by Daniel Lynch*
The Australian National University (home of the Dictionary Centre) is something of a melting pot of Australian regionalisms, where students from around the country meet, talk, and, occasionally, discover that there are differences in our language based on where we come from. Recently, having finished a rehearsal early, someone commented how nice it was to get an early mark for once. The Victorians in the group were perplexed by the expression, and later when I asked a group of young Melburnians if they knew what an early mark was I received only blank looks.
The Dictionary Centre has records of the expression early mark, meaning ‘permission to leave early’, dating back to 1940. It is especially associated with the classroom and workplace, although our earliest evidence is in the context of an advertisement for menswear: ‘You who remember ‘Haspel of New Orleans’ as the maker of the World’s Lightest Suit will take an early mark for opining his light-weight evening togs just as good.’ (Sydney Morning Herald, 11 Jan.,1940)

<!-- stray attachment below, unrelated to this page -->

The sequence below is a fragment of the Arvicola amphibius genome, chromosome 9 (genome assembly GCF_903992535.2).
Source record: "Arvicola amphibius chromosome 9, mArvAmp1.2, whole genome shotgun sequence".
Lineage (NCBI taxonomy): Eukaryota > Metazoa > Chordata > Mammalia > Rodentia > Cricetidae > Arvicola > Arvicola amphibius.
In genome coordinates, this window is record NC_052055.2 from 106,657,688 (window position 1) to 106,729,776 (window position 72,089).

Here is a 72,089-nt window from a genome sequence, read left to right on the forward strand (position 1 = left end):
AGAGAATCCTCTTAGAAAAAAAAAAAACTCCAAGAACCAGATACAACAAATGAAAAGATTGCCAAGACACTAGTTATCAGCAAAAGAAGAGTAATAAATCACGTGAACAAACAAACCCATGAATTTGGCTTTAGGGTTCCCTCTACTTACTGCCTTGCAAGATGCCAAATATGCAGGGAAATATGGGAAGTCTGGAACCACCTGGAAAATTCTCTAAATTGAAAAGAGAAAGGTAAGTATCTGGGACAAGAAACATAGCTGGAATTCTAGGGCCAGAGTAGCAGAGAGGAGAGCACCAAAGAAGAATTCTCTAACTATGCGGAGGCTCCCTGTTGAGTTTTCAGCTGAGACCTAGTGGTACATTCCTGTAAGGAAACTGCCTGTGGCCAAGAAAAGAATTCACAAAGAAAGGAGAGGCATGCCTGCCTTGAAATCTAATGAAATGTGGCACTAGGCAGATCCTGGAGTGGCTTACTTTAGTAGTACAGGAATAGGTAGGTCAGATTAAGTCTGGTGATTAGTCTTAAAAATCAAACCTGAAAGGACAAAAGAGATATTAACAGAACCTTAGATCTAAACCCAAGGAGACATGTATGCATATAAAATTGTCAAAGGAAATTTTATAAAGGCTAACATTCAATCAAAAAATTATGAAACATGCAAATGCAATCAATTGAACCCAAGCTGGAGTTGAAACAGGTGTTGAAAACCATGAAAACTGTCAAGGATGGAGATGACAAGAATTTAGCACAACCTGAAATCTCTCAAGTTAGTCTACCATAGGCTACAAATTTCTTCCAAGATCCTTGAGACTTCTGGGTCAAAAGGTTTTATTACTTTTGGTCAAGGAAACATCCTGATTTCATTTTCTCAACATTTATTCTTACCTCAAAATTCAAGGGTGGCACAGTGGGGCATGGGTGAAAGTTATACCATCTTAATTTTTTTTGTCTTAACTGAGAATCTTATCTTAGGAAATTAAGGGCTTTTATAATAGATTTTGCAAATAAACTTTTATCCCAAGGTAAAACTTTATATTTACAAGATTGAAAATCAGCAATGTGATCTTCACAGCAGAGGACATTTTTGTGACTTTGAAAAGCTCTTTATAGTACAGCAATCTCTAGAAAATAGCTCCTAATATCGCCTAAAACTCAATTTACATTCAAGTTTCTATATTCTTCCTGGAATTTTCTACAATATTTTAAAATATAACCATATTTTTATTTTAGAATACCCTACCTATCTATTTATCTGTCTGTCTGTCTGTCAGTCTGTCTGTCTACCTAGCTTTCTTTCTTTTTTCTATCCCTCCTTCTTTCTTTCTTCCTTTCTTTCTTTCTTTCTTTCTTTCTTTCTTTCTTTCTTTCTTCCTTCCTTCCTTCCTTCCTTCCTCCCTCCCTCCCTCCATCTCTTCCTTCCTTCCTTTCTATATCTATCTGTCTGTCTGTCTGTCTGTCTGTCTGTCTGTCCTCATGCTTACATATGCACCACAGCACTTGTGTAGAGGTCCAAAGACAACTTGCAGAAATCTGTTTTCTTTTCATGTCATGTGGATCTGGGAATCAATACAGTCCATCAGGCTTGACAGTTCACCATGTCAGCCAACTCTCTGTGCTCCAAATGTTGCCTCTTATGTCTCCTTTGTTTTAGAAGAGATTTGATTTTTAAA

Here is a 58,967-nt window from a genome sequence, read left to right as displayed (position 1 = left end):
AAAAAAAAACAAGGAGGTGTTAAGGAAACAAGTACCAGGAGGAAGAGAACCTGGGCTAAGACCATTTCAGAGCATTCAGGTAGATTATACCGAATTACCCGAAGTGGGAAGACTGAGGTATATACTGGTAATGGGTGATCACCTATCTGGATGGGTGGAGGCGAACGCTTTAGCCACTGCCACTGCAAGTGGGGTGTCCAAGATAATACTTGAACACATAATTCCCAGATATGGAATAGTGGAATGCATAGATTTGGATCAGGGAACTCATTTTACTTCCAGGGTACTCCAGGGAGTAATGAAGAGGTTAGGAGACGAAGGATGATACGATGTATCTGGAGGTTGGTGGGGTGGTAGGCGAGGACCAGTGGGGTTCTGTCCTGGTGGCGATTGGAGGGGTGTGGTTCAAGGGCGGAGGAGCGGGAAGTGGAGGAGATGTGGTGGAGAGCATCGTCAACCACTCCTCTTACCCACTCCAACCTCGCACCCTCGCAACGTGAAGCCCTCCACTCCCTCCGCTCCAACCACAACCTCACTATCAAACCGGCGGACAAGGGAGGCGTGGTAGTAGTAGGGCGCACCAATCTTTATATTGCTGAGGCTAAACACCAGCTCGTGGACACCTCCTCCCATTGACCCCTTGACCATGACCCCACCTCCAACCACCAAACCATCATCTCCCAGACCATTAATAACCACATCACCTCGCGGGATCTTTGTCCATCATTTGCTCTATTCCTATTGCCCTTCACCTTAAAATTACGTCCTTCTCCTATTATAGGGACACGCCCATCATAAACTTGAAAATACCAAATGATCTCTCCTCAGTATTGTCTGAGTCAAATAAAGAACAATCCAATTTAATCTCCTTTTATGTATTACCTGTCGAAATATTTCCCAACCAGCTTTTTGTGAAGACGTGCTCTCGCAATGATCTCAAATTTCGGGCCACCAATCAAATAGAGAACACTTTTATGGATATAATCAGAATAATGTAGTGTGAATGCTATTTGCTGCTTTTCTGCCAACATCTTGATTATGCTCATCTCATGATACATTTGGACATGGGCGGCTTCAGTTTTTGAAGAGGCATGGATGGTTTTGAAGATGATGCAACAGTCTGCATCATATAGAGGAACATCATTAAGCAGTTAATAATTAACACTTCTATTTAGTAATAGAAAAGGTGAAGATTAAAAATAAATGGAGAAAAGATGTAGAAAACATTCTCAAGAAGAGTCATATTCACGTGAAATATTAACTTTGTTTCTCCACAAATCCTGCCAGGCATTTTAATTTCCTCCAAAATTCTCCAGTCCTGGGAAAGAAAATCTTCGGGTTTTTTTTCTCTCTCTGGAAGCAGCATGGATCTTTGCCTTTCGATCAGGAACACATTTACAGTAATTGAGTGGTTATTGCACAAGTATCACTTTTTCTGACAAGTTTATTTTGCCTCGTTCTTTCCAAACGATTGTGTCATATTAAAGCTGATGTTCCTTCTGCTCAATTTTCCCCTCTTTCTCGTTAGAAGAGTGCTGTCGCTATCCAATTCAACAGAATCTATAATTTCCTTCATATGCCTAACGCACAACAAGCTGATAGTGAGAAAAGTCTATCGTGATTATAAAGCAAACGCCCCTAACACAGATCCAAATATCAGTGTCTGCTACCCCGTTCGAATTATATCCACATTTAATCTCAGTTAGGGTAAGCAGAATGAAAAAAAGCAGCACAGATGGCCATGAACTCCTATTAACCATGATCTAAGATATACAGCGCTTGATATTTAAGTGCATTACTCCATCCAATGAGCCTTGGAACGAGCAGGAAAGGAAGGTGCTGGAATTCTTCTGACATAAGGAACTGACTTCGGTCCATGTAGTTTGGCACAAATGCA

A quick search of Victorian newspapers reveals the term is not in common use in that state. The vast majority of evidence comes from New South Wales. Queenslanders know it too, and South Australians use the term early minute (dating from 1987) to mean the same thing. However a similar term in Victoria is strangely absent; it seems that in Victoria people are just given permission to leave early. Do any Victorian readers know of an equivalent for early mark? Please leave us a comment if you do.
See our draft entry for early mark below.
*Guest blogger Daniel is a research assistant at the AND Centre who is studying Arts/Law at the Australian National University.